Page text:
“People use glass when they want to create a focal point or enhance and beautify their environment,” explains Huether. “Glass can be used [commercially and residentially] in many areas, including sculptures, walls and doors.” For example, the outside of the Entertain-ment Partners Building, features an art glass mural. The piece integrates art, glass and commercial glazing to visually reinforce the building’s
distinctiveness.

Both residential and commercial projects can feature glass in many unique styles. For the Oracle Corporation in Redwood City, Calif., AGD encased the lobby in glass, and added decorative winding, glass towers through the lobby. Christine Stone, the AGD Design Director, designed the towers reminiscent of the nearby San Francisco Bay tides. One San Francisco residence displays several decorated windows much like the homes interior. Sand-etched panes, for instance, provide natural light, yet still maintain privacy. Sand blasted glass patterns and textures eliminate the need for window blinds and drapes. “Textured glass can be used anywhere glass is used, and it helps to add visual interest. Textured glass also manipulates light, so you can play with natural light patterns as well,” says Huether.

Making a Statement

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The Entertainment Partners Building features an art glass panel seen from both the inside and outside.

Commercial projects, however, don’t necessarily incorporate glass into their design schemes for the same purposes as a residence. A company’s foyer or atrium, for instance, represents a first impression to new clients and visitors. Huether points out that businesses often include glass in these areas in order to make a statement out of the impression it offers. “There have been so many commercial glass advancements, such as tinting and glazing, that more businesses are using it in their office schemes,” says Huether. “It also allows for more light.”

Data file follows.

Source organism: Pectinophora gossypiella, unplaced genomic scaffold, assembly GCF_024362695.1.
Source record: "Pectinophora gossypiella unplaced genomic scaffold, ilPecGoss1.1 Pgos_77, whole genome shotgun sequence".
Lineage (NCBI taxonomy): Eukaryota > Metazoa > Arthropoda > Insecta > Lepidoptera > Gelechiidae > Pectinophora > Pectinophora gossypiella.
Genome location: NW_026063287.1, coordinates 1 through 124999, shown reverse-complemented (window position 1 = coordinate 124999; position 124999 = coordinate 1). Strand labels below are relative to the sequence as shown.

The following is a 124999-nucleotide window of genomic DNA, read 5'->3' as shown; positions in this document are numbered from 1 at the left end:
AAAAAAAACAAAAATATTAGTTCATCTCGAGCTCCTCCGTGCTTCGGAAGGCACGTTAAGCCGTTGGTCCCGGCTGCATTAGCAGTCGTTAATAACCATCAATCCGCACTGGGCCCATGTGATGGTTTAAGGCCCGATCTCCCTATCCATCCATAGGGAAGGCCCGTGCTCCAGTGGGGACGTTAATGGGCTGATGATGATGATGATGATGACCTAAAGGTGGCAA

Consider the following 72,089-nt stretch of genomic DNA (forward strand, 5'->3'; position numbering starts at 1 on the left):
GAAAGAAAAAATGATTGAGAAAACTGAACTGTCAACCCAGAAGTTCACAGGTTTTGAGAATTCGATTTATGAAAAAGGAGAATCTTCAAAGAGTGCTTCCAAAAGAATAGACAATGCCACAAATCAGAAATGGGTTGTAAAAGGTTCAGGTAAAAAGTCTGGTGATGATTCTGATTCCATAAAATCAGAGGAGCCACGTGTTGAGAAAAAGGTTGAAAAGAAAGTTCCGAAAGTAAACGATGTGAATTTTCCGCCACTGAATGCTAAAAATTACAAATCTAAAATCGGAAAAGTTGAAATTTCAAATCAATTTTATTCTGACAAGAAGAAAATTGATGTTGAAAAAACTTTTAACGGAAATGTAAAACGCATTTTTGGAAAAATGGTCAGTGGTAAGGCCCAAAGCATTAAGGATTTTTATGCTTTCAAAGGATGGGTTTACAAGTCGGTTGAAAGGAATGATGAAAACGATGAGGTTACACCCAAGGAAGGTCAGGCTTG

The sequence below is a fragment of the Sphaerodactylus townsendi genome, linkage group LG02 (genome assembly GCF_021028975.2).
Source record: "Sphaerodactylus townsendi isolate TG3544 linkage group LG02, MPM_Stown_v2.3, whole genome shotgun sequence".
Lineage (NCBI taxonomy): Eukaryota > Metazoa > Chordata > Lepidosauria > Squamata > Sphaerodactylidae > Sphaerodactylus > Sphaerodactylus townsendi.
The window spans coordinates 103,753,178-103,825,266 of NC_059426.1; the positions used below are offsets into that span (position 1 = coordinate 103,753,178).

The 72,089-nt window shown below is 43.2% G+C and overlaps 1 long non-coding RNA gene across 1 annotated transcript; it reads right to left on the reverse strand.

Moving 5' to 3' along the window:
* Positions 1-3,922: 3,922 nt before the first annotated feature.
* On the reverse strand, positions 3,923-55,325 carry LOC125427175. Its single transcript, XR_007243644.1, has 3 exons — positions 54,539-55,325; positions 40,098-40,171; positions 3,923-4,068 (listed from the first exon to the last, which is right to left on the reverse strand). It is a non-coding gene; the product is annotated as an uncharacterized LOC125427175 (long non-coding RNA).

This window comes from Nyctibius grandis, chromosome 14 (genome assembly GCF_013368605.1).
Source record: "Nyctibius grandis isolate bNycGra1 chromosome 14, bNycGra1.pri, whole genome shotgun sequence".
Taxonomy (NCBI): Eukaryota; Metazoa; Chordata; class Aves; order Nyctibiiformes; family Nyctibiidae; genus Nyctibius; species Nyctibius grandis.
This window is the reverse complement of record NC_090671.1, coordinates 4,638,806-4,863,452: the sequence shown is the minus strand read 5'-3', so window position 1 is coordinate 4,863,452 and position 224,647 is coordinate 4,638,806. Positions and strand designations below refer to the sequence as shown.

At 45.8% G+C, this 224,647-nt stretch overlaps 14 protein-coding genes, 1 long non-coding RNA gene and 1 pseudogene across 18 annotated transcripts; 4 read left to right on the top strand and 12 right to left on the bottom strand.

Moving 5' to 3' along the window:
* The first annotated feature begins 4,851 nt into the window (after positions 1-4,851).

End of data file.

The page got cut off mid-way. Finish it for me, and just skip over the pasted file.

New Ideas

Another architectural design technique involving glass, is the use of glass blocks. Commercially, glass blocks are often used in partitions, walls and handrails. “For one project, we used glass blocks as a portion of a conference room,” says Brian Wright, president of Seattle Glass Block. “Glass blocks are good for areas like that, because they are good noise barriers,” he adds. Glass blocks have also been used to create exterior building walls as well. In homes, they can be used to create shower walls, kitchen counters and foyers. “Clients like glass blocks, because they not only allow and enhance natural light, but at the same time ensure privacy,” adds Wright.

 

Lighting Things Up

wpe19.jpg (10176 bytes)Ruby triangles suspended in etched glass create a clear pattern of light and also maintain privacy.

The incorporation of glass in architecture is pushing its way to the head of the design line. One reason is that individuals continuously seek ways to conserve energy. Thanks to concepts such as glass walls, floors and ceilings, thousands of people are choosing natural light as an energy alternative. Interior decorators and artists are taking simple windows and doors and using glass to add creativity, color and fresh ideas to homes and offices. In addition, commercial and residential buildings are using the uniqueness of glass to express a visual statement. According to Huether, the popularity of glass will continue to grow.

“As more and more people become aware of it [glass design] they too will use it and more possibilities will be available.” Imagine that, the simple element of glass, yet so much more.


USG

Copyright 2000 Key Communications Inc. All rights reserved. No reproduction of any type without expressed written permission.